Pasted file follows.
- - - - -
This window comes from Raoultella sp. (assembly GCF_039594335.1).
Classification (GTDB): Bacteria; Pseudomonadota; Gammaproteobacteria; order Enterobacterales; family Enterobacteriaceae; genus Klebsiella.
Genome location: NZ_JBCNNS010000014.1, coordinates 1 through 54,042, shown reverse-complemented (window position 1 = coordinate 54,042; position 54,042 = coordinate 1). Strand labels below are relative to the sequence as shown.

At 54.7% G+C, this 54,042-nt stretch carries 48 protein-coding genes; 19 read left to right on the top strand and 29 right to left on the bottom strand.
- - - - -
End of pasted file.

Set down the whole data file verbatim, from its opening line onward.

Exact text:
This window comes from Raoultella sp. (assembly GCF_039594335.1).
Classification (GTDB): Bacteria; Pseudomonadota; Gammaproteobacteria; order Enterobacterales; family Enterobacteriaceae; genus Klebsiella.
Genome location: NZ_JBCNNS010000014.1, coordinates 1 through 54,042, shown reverse-complemented (window position 1 = coordinate 54,042; position 54,042 = coordinate 1). Strand labels below are relative to the sequence as shown.

At 54.7% G+C, this 54,042-nt stretch carries 48 protein-coding genes; 19 read left to right on the top strand and 29 right to left on the bottom strand.